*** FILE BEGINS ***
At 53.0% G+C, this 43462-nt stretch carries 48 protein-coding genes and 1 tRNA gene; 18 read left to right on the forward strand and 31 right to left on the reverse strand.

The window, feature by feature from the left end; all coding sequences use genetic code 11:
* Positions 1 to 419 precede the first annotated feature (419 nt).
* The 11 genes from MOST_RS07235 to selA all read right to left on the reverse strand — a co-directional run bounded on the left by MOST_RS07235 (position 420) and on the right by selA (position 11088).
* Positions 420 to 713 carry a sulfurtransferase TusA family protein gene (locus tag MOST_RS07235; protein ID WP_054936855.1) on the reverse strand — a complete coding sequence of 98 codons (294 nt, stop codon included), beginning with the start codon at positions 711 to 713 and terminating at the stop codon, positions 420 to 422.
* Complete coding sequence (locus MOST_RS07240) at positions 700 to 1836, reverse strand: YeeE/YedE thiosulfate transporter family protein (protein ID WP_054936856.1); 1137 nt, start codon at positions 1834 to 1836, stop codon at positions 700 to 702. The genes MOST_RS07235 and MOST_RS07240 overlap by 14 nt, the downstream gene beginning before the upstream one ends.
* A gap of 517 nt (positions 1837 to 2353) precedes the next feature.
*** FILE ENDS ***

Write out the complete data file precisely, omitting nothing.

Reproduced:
At 53.0% G+C, this 43462-nt stretch carries 48 protein-coding genes and 1 tRNA gene; 18 read left to right on the forward strand and 31 right to left on the reverse strand.

The window, feature by feature from the left end; all coding sequences use genetic code 11:
* Positions 1 to 419 precede the first annotated feature (419 nt).
* The 11 genes from MOST_RS07235 to selA all read right to left on the reverse strand — a co-directional run bounded on the left by MOST_RS07235 (position 420) and on the right by selA (position 11088).
* Positions 420 to 713 carry a sulfurtransferase TusA family protein gene (locus tag MOST_RS07235; protein ID WP_054936855.1) on the reverse strand — a complete coding sequence of 98 codons (294 nt, stop codon included), beginning with the start codon at positions 711 to 713 and terminating at the stop codon, positions 420 to 422.
* Complete coding sequence (locus MOST_RS07240) at positions 700 to 1836, reverse strand: YeeE/YedE thiosulfate transporter family protein (protein ID WP_054936856.1); 1137 nt, start codon at positions 1834 to 1836, stop codon at positions 700 to 702. The genes MOST_RS07235 and MOST_RS07240 overlap by 14 nt, the downstream gene beginning before the upstream one ends.
* A gap of 517 nt (positions 1837 to 2353) precedes the next feature.